So, in the end maybe I found my teaching mojo by putting an end to the pity party and realizing it was up to me to make the best of a new situation, to make the best of each day. And once that decision was made, I've happily been rediscovering “that positive spirit toward what we are doing now that starts on the inside and radiates to the outside.” 
                                                                                                    picture source
On a total aside, is it terrible and tacky that I want to limit the upcoming giveaway to followers of my blog? Is that a blogging no-no?  I just want to do something to thank those that were here even when I wasn't.  By the way, adding word verification to my comments seems to have solved my spam problem!  This means I will probably have the give away up sooner rather than later. :-)

Sunday, February 10, 2013


Okay, as you can tell I've been absent from blogging for a bit.  There's a long story behind it that I want to share.  I also have new posts ready to go and a fun give-away planned for a very special reason. 

However. . . I need the help of experienced bloggers out there!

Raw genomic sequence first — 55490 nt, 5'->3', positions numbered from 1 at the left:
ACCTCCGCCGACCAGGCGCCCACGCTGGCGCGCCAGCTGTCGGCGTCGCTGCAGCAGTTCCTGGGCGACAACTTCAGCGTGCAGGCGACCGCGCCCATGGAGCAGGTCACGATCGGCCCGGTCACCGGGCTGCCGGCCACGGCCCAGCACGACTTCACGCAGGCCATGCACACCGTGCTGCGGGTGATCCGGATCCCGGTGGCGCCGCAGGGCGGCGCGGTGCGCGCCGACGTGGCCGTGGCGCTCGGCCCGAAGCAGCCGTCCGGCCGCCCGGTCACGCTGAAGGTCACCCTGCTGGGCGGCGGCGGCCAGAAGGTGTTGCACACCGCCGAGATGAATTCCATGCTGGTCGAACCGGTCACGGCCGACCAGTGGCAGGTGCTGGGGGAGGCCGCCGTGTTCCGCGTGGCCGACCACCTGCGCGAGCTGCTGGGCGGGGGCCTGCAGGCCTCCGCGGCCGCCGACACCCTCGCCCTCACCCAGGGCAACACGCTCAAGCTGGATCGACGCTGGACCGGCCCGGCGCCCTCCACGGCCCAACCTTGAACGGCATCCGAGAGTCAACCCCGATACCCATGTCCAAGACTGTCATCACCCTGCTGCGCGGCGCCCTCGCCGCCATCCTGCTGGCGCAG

I am getting killed with spam comments.  There are tons of them daily!!! Has this happened to you?

I am deleting them every day, but I am wondering if anyone has any tips on how to stop them.  I am going to go ahead with new posts, but I can't do a give-away where you leave a comment to enter when my comments are being so terribly spammed!  It makes me so angry!  Don't these people have anything better to do?  I know it's probably some evil program that just blasts them, but someone had to come up with that!

Sadly, I have added word verification to my comments now because of it.   I didn't want to do word verification because I know I hate it when a blog makes me jump through hoops just to leave a comment.  This looks fairly simple, so I hope nobody gets too annoyed!   I'm also really hoping that will do the trick, but when it comes to all this spam . . .